It is baptism into his death’, ending one creation; but it is also baptism ‘into Christ Jesus’ having in view a new one (Rom. 6:3). You go down into the water and your world, in figure, goes down with you. You come up in Christ. but your world is drowned”. (The Normal Christian Life Pp. 58-60).

The above is the Gospel of God concerning His Son Jesus Christ (Romans 1:1-2). We have contended for faith in this gospel in our writings that are critical of the current Christian Tithing Orthodoxies. Watchman Nee shows us in clear terms in the quoted excerpt why the exit from the old creation and establishment in the new creation can never be by the works of the Law. For it is the Law that condemned all of the old creation to death in the first place. The New Creation is established on the basis of the New Covenant.

“For if that first covenant had been faultless, then should no place have been sought for the second. For finding fault with them, he saith, Behold, the days come, saith the Lord, which I will make a new covenant with the house of Israel and with the house of Judah…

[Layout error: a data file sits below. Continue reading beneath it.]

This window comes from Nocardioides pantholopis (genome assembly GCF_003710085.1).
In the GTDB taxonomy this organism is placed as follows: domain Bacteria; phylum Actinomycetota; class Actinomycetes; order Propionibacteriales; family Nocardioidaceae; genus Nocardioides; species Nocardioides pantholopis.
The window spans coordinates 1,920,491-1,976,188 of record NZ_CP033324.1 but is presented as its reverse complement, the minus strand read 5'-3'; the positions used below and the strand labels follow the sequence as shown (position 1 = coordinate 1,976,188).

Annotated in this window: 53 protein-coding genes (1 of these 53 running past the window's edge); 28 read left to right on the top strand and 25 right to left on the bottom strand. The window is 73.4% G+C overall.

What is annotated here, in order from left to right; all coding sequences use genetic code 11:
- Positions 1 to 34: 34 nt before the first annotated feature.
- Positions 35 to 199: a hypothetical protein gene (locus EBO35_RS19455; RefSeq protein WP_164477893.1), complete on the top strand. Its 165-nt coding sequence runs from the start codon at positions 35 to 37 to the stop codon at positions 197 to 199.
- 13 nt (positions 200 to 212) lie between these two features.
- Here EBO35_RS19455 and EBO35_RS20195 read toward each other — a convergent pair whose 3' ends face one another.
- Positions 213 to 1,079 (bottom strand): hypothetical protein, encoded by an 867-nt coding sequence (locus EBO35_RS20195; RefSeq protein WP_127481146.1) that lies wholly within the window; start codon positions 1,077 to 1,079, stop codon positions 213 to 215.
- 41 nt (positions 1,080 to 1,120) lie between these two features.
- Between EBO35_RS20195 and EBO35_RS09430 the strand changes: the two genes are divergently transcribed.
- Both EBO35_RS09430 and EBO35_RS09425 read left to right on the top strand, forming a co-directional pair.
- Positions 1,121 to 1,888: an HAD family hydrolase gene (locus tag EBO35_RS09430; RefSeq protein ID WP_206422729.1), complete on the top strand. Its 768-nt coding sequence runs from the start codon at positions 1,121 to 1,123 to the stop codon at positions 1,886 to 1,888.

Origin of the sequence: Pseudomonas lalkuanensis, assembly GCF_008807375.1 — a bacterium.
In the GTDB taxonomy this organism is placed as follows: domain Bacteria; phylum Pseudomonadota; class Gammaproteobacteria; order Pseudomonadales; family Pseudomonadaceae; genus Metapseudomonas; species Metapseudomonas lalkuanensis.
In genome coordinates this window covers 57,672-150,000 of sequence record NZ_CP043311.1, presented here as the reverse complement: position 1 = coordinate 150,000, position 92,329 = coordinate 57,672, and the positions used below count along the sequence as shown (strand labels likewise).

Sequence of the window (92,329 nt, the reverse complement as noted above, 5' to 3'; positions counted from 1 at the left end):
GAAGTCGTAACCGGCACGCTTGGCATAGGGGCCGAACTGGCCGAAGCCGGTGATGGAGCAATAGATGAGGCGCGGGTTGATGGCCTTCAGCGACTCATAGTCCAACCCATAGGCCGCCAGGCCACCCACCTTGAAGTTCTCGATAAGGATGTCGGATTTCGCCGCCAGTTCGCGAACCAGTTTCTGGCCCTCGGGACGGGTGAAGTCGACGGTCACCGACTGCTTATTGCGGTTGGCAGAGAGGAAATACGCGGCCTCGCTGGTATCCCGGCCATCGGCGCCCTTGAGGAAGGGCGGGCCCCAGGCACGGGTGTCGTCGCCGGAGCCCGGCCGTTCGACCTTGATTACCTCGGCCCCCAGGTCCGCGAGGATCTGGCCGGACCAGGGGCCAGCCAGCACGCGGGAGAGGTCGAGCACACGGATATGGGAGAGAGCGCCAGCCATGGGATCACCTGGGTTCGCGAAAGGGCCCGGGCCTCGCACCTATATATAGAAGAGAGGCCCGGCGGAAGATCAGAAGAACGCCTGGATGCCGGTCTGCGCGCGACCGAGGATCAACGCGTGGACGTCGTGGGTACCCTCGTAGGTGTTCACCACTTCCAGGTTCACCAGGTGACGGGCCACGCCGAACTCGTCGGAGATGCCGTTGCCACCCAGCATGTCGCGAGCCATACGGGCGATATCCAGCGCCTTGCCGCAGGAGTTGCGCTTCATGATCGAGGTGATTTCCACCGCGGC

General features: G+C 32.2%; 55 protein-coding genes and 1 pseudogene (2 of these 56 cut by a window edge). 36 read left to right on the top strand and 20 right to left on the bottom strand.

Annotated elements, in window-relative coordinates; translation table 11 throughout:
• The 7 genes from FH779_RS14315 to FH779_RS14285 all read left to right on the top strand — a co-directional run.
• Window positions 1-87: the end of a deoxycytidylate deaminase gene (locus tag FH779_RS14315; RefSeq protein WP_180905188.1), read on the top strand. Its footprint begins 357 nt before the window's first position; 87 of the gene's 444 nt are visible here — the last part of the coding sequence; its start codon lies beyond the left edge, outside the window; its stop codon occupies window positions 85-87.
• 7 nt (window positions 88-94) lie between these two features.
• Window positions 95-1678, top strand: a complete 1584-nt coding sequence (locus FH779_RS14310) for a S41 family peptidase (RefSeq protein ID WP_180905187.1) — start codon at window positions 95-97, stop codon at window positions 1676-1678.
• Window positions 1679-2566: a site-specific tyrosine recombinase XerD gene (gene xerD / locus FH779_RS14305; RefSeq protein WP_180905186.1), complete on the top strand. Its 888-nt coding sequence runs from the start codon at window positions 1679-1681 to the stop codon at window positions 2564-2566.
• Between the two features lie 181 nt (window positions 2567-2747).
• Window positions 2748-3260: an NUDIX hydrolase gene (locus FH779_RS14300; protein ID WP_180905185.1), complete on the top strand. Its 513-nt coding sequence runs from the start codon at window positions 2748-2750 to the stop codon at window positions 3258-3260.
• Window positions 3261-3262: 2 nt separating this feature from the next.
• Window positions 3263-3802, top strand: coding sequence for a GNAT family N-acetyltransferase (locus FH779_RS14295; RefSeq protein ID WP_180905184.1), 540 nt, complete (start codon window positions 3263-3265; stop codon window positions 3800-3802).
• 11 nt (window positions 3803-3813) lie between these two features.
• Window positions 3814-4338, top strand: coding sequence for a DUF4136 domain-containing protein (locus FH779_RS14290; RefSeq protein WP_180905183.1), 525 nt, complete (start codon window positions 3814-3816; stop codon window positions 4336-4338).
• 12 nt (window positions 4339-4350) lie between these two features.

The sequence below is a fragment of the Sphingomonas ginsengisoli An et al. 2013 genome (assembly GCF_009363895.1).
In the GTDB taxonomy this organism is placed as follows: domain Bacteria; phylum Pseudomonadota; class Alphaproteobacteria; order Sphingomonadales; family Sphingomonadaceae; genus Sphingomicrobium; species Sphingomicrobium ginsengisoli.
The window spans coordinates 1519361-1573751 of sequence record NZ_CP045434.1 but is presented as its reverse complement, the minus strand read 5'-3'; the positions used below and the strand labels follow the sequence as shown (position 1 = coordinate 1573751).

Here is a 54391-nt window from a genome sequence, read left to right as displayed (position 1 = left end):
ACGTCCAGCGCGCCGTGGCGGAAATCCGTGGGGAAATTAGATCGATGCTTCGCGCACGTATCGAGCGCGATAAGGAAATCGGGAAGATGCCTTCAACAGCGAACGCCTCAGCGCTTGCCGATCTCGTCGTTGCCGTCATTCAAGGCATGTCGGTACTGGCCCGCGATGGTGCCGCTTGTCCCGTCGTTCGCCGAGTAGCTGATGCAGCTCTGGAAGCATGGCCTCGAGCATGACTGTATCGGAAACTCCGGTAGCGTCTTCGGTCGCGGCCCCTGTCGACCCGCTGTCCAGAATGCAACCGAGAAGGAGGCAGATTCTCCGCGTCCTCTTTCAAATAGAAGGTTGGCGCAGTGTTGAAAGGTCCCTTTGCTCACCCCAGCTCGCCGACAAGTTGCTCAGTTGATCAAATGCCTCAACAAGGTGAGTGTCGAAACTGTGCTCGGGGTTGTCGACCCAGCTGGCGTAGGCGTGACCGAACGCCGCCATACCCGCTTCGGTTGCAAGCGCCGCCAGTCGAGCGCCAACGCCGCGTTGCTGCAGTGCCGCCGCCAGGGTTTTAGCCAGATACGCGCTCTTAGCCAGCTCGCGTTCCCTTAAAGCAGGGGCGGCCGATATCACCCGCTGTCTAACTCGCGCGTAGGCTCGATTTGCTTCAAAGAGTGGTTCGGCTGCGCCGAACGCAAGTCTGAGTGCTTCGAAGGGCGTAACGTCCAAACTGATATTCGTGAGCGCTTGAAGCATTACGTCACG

For this is the covenant that I will make with the house of Israel after those days, saith the Lord; I will put my laws into their mind, and write them in their hearts; and I will be to them a God, and they shall be to me a people; and they shall not teach every man his neighbour, and every man his brother, saying, know the Lord: for all shall know me, from the least to the greatest.

For I will be merciful to their unrighteousness, and their sins and their iniquities will I remember no more. In that he saith, a new covenant, he hath made the first old. Now that which decayeth and waxeth old is ready to vanish away” (Hebrews 8:7-13).